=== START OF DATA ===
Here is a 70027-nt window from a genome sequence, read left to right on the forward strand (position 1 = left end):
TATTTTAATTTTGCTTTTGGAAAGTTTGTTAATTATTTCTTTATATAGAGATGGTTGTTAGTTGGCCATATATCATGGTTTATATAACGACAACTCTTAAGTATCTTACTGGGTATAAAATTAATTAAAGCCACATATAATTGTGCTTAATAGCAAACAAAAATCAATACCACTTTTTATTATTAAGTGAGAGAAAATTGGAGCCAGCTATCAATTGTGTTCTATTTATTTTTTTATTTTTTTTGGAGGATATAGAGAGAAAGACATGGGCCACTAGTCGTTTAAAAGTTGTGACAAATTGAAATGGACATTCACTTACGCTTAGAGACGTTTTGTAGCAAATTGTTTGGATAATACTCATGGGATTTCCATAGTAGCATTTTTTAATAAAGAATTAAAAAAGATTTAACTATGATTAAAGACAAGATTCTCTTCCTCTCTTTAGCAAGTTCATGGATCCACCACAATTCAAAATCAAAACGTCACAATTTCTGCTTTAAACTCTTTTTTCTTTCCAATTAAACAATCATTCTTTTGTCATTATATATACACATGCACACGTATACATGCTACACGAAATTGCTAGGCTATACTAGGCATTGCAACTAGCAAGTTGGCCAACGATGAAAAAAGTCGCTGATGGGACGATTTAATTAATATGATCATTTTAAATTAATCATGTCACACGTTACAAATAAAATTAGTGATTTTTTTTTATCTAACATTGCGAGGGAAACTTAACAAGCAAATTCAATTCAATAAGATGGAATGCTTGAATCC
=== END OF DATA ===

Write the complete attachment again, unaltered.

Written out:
Here is a 70027-nt window from a genome sequence, read left to right on the forward strand (position 1 = left end):
TATTTTAATTTTGCTTTTGGAAAGTTTGTTAATTATTTCTTTATATAGAGATGGTTGTTAGTTGGCCATATATCATGGTTTATATAACGACAACTCTTAAGTATCTTACTGGGTATAAAATTAATTAAAGCCACATATAATTGTGCTTAATAGCAAACAAAAATCAATACCACTTTTTATTATTAAGTGAGAGAAAATTGGAGCCAGCTATCAATTGTGTTCTATTTATTTTTTTATTTTTTTTGGAGGATATAGAGAGAAAGACATGGGCCACTAGTCGTTTAAAAGTTGTGACAAATTGAAATGGACATTCACTTACGCTTAGAGACGTTTTGTAGCAAATTGTTTGGATAATACTCATGGGATTTCCATAGTAGCATTTTTTAATAAAGAATTAAAAAAGATTTAACTATGATTAAAGACAAGATTCTCTTCCTCTCTTTAGCAAGTTCATGGATCCACCACAATTCAAAATCAAAACGTCACAATTTCTGCTTTAAACTCTTTTTTCTTTCCAATTAAACAATCATTCTTTTGTCATTATATATACACATGCACACGTATACATGCTACACGAAATTGCTAGGCTATACTAGGCATTGCAACTAGCAAGTTGGCCAACGATGAAAAAAGTCGCTGATGGGACGATTTAATTAATATGATCATTTTAAATTAATCATGTCACACGTTACAAATAAAATTAGTGATTTTTTTTTATCTAACATTGCGAGGGAAACTTAACAAGCAAATTCAATTCAATAAGATGGAATGCTTGAATCC